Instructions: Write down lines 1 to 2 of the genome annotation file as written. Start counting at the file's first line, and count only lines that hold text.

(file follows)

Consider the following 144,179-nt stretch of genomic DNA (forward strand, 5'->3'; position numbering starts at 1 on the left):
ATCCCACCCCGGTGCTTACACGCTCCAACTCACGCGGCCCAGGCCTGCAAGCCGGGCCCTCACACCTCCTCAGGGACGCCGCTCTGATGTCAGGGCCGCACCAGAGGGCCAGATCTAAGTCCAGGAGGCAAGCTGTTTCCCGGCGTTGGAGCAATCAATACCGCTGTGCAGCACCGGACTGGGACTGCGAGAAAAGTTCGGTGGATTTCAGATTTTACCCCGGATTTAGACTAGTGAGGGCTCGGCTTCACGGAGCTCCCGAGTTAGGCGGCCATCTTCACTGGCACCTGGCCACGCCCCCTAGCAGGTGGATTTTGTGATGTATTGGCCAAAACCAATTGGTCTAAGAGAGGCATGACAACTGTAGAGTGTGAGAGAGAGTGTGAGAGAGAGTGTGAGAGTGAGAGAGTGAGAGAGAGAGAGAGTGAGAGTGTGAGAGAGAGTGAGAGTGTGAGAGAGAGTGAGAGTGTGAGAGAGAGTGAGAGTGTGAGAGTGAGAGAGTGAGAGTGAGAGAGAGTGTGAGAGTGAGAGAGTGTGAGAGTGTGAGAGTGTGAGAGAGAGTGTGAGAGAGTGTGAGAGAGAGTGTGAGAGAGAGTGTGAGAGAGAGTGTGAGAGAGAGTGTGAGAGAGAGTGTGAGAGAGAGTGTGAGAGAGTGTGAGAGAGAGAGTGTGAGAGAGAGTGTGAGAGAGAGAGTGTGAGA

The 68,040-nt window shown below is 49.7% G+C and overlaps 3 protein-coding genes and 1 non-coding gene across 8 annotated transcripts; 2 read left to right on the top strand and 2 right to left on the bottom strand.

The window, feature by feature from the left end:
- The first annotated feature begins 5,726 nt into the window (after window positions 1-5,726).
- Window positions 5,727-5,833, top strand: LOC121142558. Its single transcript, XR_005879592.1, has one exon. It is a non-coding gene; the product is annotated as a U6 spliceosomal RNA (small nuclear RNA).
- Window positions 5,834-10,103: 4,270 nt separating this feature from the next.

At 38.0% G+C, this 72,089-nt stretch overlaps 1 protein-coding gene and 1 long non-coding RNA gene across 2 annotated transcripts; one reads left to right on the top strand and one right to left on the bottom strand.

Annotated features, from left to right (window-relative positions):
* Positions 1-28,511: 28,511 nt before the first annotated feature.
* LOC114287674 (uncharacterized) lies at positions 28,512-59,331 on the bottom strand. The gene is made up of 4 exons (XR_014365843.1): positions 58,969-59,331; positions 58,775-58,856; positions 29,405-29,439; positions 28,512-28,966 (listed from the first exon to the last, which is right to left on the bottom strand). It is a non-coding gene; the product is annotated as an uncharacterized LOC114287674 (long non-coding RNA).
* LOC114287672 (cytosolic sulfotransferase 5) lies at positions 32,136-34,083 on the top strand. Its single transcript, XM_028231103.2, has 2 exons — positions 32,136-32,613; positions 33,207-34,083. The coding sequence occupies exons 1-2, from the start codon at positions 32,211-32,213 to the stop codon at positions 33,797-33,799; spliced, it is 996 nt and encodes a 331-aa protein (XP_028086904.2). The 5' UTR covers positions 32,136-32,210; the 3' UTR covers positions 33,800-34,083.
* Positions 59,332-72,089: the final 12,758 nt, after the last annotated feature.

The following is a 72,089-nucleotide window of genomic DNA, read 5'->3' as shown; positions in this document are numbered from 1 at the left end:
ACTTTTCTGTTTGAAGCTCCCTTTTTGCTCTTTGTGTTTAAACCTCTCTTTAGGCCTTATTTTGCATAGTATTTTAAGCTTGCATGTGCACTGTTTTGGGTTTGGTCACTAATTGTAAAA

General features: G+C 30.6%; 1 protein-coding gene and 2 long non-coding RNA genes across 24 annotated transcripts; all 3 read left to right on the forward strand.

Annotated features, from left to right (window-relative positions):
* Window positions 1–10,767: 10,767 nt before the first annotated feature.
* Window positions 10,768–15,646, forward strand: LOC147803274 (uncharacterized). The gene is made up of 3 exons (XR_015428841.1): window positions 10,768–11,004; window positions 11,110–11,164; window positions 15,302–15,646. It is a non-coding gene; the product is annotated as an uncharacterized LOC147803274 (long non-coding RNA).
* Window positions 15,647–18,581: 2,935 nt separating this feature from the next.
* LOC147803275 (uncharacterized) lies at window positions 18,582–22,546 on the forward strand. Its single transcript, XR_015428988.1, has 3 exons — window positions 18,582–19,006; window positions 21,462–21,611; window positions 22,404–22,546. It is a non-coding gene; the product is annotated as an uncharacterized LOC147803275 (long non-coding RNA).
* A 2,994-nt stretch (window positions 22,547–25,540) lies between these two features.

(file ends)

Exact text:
Consider the following 144,179-nt stretch of genomic DNA (forward strand, 5'->3'; position numbering starts at 1 on the left):
ATCCCACCCCGGTGCTTACACGCTCCAACTCACGCGGCCCAGGCCTGCAAGCCGGGCCCTCACACCTCCTCAGGGACGCCGCTCTGATGTCAGGGCCGCACCAGAGGGCCAGATCTAAGTCCAGGAGGCAAGCTGTTTCCCGGCGTTGGAGCAATCAATACCGCTGTGCAGCACCGGACTGGGACTGCGAGAAAAGTTCGGTGGATTTCAGATTTTACCCCGGATTTAGACTAGTGAGGGCTCGGCTTCACGGAGCTCCCGAGTTAGGCGGCCATCTTCACTGGCACCTGGCCACGCCCCCTAGCAGGTGGATTTTGTGATGTATTGGCCAAAACCAATTGGTCTAAGAGAGGCATGACAACTGTAGAGTGTGAGAGAGAGTGTGAGAGAGAGTGTGAGAGTGAGAGAGTGAGAGAGAGAGAGAGTGAGAGTGTGAGAGAGAGTGAGAGTGTGAGAGAGAGTGAGAGTGTGAGAGAGAGTGAGAGTGTGAGAGTGAGAGAGTGAGAGTGAGAGAGAGTGTGAGAGTGAGAGAGTGTGAGAGTGTGAGAGTGTGAGAGAGAGTGTGAGAGAGTGTGAGAGAGAGTGTGAGAGAGAGTGTGAGAGAGAGTGTGAGAGAGAGTGTGAGAGAGAGTGTGAGAGAGAGTGTGAGAGAGTGTGAGAGAGAGAGTGTGAGAGAGAGTGTGAGAGAGAGAGTGTGAGA